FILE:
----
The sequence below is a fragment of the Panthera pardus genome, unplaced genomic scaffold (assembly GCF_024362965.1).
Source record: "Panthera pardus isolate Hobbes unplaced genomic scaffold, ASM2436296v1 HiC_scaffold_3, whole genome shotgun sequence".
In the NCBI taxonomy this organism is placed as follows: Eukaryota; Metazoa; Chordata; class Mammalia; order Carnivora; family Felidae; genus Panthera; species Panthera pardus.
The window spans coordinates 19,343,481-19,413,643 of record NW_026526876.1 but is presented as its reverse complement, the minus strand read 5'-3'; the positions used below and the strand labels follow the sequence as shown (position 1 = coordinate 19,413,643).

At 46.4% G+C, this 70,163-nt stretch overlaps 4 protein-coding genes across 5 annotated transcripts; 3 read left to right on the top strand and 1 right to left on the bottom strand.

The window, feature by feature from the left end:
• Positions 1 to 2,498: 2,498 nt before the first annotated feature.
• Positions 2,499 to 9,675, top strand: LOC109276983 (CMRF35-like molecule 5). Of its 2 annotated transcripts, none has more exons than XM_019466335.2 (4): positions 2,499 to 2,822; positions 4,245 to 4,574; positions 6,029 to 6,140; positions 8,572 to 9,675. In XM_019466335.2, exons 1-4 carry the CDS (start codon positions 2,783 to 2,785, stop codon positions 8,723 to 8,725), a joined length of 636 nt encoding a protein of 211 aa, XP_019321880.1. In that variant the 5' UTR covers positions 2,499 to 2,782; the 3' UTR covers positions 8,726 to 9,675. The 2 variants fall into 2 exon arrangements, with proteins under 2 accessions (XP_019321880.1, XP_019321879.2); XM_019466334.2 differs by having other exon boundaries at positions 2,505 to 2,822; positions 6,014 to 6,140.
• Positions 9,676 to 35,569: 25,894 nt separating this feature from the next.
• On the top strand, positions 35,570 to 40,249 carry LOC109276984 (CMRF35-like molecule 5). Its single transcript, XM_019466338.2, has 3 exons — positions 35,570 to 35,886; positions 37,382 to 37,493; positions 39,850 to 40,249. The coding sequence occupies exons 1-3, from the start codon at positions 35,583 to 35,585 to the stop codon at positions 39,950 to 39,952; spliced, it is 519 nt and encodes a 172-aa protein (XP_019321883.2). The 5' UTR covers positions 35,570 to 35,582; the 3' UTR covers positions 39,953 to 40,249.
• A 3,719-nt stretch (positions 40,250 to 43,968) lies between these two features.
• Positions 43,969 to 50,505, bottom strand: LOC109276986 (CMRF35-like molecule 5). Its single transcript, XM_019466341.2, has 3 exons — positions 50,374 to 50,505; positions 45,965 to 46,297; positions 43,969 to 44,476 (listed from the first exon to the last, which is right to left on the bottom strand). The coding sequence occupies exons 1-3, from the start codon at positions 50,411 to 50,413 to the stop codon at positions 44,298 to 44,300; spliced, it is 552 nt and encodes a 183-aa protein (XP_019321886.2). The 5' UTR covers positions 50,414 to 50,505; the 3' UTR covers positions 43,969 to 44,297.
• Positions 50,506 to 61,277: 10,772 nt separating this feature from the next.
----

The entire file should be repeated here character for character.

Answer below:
The sequence below is a fragment of the Panthera pardus genome, unplaced genomic scaffold (assembly GCF_024362965.1).
Source record: "Panthera pardus isolate Hobbes unplaced genomic scaffold, ASM2436296v1 HiC_scaffold_3, whole genome shotgun sequence".
In the NCBI taxonomy this organism is placed as follows: Eukaryota; Metazoa; Chordata; class Mammalia; order Carnivora; family Felidae; genus Panthera; species Panthera pardus.
The window spans coordinates 19,343,481-19,413,643 of record NW_026526876.1 but is presented as its reverse complement, the minus strand read 5'-3'; the positions used below and the strand labels follow the sequence as shown (position 1 = coordinate 19,413,643).

At 46.4% G+C, this 70,163-nt stretch overlaps 4 protein-coding genes across 5 annotated transcripts; 3 read left to right on the top strand and 1 right to left on the bottom strand.

The window, feature by feature from the left end:
• Positions 1 to 2,498: 2,498 nt before the first annotated feature.
• Positions 2,499 to 9,675, top strand: LOC109276983 (CMRF35-like molecule 5). Of its 2 annotated transcripts, none has more exons than XM_019466335.2 (4): positions 2,499 to 2,822; positions 4,245 to 4,574; positions 6,029 to 6,140; positions 8,572 to 9,675. In XM_019466335.2, exons 1-4 carry the CDS (start codon positions 2,783 to 2,785, stop codon positions 8,723 to 8,725), a joined length of 636 nt encoding a protein of 211 aa, XP_019321880.1. In that variant the 5' UTR covers positions 2,499 to 2,782; the 3' UTR covers positions 8,726 to 9,675. The 2 variants fall into 2 exon arrangements, with proteins under 2 accessions (XP_019321880.1, XP_019321879.2); XM_019466334.2 differs by having other exon boundaries at positions 2,505 to 2,822; positions 6,014 to 6,140.
• Positions 9,676 to 35,569: 25,894 nt separating this feature from the next.
• On the top strand, positions 35,570 to 40,249 carry LOC109276984 (CMRF35-like molecule 5). Its single transcript, XM_019466338.2, has 3 exons — positions 35,570 to 35,886; positions 37,382 to 37,493; positions 39,850 to 40,249. The coding sequence occupies exons 1-3, from the start codon at positions 35,583 to 35,585 to the stop codon at positions 39,950 to 39,952; spliced, it is 519 nt and encodes a 172-aa protein (XP_019321883.2). The 5' UTR covers positions 35,570 to 35,582; the 3' UTR covers positions 39,953 to 40,249.
• A 3,719-nt stretch (positions 40,250 to 43,968) lies between these two features.
• Positions 43,969 to 50,505, bottom strand: LOC109276986 (CMRF35-like molecule 5). Its single transcript, XM_019466341.2, has 3 exons — positions 50,374 to 50,505; positions 45,965 to 46,297; positions 43,969 to 44,476 (listed from the first exon to the last, which is right to left on the bottom strand). The coding sequence occupies exons 1-3, from the start codon at positions 50,411 to 50,413 to the stop codon at positions 44,298 to 44,300; spliced, it is 552 nt and encodes a 183-aa protein (XP_019321886.2). The 5' UTR covers positions 50,414 to 50,505; the 3' UTR covers positions 43,969 to 44,297.
• Positions 50,506 to 61,277: 10,772 nt separating this feature from the next.